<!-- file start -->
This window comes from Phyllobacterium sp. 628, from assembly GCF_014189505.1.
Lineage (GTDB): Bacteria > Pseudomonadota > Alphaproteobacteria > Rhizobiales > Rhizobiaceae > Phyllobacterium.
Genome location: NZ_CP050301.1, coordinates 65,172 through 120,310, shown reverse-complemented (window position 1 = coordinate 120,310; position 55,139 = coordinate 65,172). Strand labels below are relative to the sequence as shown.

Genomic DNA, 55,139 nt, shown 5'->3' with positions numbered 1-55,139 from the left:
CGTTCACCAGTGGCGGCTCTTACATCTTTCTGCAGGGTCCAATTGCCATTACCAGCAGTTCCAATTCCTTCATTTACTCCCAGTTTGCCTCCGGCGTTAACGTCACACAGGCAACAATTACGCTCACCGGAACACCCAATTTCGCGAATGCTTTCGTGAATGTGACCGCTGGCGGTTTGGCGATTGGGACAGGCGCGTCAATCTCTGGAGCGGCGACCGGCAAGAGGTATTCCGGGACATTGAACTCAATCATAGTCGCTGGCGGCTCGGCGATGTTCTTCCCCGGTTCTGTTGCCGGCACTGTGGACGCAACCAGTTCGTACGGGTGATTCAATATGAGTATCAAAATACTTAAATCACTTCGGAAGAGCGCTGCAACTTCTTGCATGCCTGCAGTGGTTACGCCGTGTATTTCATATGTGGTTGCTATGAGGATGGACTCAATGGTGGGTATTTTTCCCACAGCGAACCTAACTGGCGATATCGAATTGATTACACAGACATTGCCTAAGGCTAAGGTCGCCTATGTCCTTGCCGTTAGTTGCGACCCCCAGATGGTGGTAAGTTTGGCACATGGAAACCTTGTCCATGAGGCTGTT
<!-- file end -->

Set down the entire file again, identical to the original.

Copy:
This window comes from Phyllobacterium sp. 628, from assembly GCF_014189505.1.
Lineage (GTDB): Bacteria > Pseudomonadota > Alphaproteobacteria > Rhizobiales > Rhizobiaceae > Phyllobacterium.
Genome location: NZ_CP050301.1, coordinates 65,172 through 120,310, shown reverse-complemented (window position 1 = coordinate 120,310; position 55,139 = coordinate 65,172). Strand labels below are relative to the sequence as shown.

Genomic DNA, 55,139 nt, shown 5'->3' with positions numbered 1-55,139 from the left:
CGTTCACCAGTGGCGGCTCTTACATCTTTCTGCAGGGTCCAATTGCCATTACCAGCAGTTCCAATTCCTTCATTTACTCCCAGTTTGCCTCCGGCGTTAACGTCACACAGGCAACAATTACGCTCACCGGAACACCCAATTTCGCGAATGCTTTCGTGAATGTGACCGCTGGCGGTTTGGCGATTGGGACAGGCGCGTCAATCTCTGGAGCGGCGACCGGCAAGAGGTATTCCGGGACATTGAACTCAATCATAGTCGCTGGCGGCTCGGCGATGTTCTTCCCCGGTTCTGTTGCCGGCACTGTGGACGCAACCAGTTCGTACGGGTGATTCAATATGAGTATCAAAATACTTAAATCACTTCGGAAGAGCGCTGCAACTTCTTGCATGCCTGCAGTGGTTACGCCGTGTATTTCATATGTGGTTGCTATGAGGATGGACTCAATGGTGGGTATTTTTCCCACAGCGAACCTAACTGGCGATATCGAATTGATTACACAGACATTGCCTAAGGCTAAGGTCGCCTATGTCCTTGCCGTTAGTTGCGACCCCCAGATGGTGGTAAGTTTGGCACATGGAAACCTTGTCCATGAGGCTGTT